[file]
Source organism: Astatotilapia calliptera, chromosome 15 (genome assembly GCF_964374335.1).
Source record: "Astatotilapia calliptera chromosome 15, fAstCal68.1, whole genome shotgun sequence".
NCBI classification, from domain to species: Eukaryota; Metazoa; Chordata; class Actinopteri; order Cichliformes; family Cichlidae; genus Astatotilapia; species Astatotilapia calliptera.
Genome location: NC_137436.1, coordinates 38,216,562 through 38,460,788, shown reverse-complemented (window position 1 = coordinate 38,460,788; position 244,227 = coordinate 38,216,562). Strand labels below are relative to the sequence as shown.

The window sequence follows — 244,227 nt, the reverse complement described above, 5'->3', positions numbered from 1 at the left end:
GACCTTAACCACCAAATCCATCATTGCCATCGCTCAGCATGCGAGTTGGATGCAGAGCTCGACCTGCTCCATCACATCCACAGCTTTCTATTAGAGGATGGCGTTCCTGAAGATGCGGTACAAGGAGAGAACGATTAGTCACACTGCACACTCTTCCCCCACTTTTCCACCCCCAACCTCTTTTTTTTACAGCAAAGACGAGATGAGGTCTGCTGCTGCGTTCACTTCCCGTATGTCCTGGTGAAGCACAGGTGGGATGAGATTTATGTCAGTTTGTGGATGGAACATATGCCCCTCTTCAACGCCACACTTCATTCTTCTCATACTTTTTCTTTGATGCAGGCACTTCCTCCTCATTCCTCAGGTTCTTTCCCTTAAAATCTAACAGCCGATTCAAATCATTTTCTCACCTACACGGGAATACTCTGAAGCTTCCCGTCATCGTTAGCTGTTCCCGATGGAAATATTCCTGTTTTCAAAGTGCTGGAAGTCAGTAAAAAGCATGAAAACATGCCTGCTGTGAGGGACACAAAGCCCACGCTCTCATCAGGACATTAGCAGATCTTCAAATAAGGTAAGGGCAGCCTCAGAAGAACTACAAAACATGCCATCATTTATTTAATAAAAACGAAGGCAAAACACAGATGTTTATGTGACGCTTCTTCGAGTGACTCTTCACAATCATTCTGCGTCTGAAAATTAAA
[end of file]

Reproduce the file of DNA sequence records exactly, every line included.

Source organism: Astatotilapia calliptera, chromosome 15 (genome assembly GCF_964374335.1).
Source record: "Astatotilapia calliptera chromosome 15, fAstCal68.1, whole genome shotgun sequence".
NCBI classification, from domain to species: Eukaryota; Metazoa; Chordata; class Actinopteri; order Cichliformes; family Cichlidae; genus Astatotilapia; species Astatotilapia calliptera.
Genome location: NC_137436.1, coordinates 38,216,562 through 38,460,788, shown reverse-complemented (window position 1 = coordinate 38,460,788; position 244,227 = coordinate 38,216,562). Strand labels below are relative to the sequence as shown.

The window sequence follows — 244,227 nt, the reverse complement described above, 5'->3', positions numbered from 1 at the left end:
GACCTTAACCACCAAATCCATCATTGCCATCGCTCAGCATGCGAGTTGGATGCAGAGCTCGACCTGCTCCATCACATCCACAGCTTTCTATTAGAGGATGGCGTTCCTGAAGATGCGGTACAAGGAGAGAACGATTAGTCACACTGCACACTCTTCCCCCACTTTTCCACCCCCAACCTCTTTTTTTTACAGCAAAGACGAGATGAGGTCTGCTGCTGCGTTCACTTCCCGTATGTCCTGGTGAAGCACAGGTGGGATGAGATTTATGTCAGTTTGTGGATGGAACATATGCCCCTCTTCAACGCCACACTTCATTCTTCTCATACTTTTTCTTTGATGCAGGCACTTCCTCCTCATTCCTCAGGTTCTTTCCCTTAAAATCTAACAGCCGATTCAAATCATTTTCTCACCTACACGGGAATACTCTGAAGCTTCCCGTCATCGTTAGCTGTTCCCGATGGAAATATTCCTGTTTTCAAAGTGCTGGAAGTCAGTAAAAAGCATGAAAACATGCCTGCTGTGAGGGACACAAAGCCCACGCTCTCATCAGGACATTAGCAGATCTTCAAATAAGGTAAGGGCAGCCTCAGAAGAACTACAAAACATGCCATCATTTATTTAATAAAAACGAAGGCAAAACACAGATGTTTATGTGACGCTTCTTCGAGTGACTCTTCACAATCATTCTGCGTCTGAAAATTAAA